How much footage did you shoot?

45,000 feet on a 16mm Bolex. I shot it between 1957 and 1960, but we weren’t able to edit it together.

In 1968 I took the material and made a film called Claw, which is all about that machine and the buildings that were being taken down for those glass boxes. The original script called for all sorts of scenes of construction as well as scenes of neighborhoods and nature. Last year I went back to the footage and edited a piece called Dream of a City, which played at the New York Film Festival. And then at the beginning of this year I edited another piece from other material, neighborhood scenes, that turned into Free Time.

And this was all shot on a Bolex?

Yes, a hand-wound Bolex, with a hundred-foot drive. It gave you images that were rock solid—unlike the Éclair, for example.

We had three lenses on a turret and one extra lens we could screw in. A ten millimeter, 16 millimeter, 25—which was considered the normal lens—and a 75 millimeter. In a lot of the neighborhoods we used the telephoto, the 75, so we could set up across the street from the action and not be noticed.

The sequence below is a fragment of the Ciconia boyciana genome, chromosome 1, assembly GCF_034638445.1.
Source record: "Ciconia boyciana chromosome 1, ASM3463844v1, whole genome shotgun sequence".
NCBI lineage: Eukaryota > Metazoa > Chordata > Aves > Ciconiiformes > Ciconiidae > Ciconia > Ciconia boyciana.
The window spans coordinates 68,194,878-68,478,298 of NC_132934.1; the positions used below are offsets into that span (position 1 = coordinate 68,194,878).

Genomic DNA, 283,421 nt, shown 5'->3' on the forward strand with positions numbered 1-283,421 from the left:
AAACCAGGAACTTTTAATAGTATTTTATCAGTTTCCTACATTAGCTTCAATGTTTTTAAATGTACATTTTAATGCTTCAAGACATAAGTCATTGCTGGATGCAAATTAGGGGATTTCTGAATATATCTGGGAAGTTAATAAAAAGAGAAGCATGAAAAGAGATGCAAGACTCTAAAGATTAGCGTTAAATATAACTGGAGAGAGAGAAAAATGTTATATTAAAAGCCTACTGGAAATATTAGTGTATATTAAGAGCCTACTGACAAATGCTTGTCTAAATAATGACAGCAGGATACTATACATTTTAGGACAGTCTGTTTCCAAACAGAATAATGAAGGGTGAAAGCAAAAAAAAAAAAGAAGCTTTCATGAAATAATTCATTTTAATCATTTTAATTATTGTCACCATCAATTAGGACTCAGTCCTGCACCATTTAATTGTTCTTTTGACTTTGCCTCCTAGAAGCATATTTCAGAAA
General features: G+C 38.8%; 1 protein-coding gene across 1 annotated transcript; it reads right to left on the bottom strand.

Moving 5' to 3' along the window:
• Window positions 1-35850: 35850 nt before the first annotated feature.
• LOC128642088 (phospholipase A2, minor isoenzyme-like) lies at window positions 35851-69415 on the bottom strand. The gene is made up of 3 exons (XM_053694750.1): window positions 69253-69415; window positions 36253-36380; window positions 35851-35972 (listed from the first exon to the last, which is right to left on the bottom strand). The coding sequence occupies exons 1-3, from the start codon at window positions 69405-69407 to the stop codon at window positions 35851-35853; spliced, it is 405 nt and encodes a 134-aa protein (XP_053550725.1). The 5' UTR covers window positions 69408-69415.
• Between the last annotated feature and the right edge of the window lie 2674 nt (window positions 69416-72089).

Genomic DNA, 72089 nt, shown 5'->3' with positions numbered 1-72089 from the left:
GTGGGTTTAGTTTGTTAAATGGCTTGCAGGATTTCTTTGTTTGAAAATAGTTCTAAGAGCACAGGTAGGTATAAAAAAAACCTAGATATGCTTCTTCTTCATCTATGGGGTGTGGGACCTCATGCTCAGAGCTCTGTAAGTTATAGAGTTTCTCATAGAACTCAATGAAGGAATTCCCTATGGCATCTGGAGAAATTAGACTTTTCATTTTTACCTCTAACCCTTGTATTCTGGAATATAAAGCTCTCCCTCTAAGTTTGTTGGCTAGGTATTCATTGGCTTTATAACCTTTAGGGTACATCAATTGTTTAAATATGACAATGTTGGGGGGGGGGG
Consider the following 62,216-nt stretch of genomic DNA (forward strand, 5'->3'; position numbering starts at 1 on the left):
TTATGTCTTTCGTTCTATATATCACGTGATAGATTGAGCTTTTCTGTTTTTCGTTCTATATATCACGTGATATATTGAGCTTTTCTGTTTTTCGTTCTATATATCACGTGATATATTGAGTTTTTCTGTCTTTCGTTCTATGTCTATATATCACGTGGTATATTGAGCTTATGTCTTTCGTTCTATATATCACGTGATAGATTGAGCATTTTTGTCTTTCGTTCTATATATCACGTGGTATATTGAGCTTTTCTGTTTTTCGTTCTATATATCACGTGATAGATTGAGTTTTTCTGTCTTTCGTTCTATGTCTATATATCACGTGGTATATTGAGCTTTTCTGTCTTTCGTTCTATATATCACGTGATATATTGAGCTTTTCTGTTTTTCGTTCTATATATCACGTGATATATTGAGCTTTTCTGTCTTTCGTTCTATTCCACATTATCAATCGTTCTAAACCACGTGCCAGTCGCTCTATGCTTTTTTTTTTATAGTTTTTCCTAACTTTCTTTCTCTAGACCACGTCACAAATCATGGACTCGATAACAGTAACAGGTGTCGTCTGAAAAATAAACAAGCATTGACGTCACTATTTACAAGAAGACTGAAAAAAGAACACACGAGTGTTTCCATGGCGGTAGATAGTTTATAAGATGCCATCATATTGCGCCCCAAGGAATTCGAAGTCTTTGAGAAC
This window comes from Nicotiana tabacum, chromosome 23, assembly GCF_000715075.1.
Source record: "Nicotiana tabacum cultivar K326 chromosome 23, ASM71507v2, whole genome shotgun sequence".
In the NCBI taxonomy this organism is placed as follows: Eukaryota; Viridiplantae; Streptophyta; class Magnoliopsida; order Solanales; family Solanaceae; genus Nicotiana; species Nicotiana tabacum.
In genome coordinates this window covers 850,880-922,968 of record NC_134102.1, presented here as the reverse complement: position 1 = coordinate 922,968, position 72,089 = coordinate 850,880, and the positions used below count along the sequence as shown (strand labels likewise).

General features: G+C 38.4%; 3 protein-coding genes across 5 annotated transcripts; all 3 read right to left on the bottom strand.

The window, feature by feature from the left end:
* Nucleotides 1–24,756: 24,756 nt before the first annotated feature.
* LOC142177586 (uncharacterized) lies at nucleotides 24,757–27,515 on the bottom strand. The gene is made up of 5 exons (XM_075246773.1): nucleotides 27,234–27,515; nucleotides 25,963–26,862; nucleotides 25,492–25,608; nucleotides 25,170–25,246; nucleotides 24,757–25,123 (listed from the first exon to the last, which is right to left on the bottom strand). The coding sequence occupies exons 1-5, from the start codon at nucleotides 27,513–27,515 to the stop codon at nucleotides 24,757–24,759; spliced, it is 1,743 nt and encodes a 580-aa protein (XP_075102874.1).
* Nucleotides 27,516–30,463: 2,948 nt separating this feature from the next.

We used Plus X reversal, which had an ASA of 50.

So you were limited to pretty bright conditions?

Well, let’s say daylight. It was okay without sun. We shot the sculptural material in the shade on purpose so you could see the details. Plus-X 50 has quite a range, except it’s no good at night or in dark or rainy situations. 

There’s an unusual spontaneity to much of Free Time. How did you decide what to shoot? 

Take the first sequence, the kids playing stickball in front of the older people sitting outdoors. That was in Washington Heights. We went up there knowing we wanted to shoot some older people, some younger, and we wanted street games. Nowadays you don’t see kids on the street anymore—not in Manhattan, anyway. When I was young, I would try to get my homework done and then go out in the street and play. We had lots of games, more than I show in Free Time. There’s stickball, and skelly which was played with bottlecaps, and we see kids playing with streamers and balancing on logs.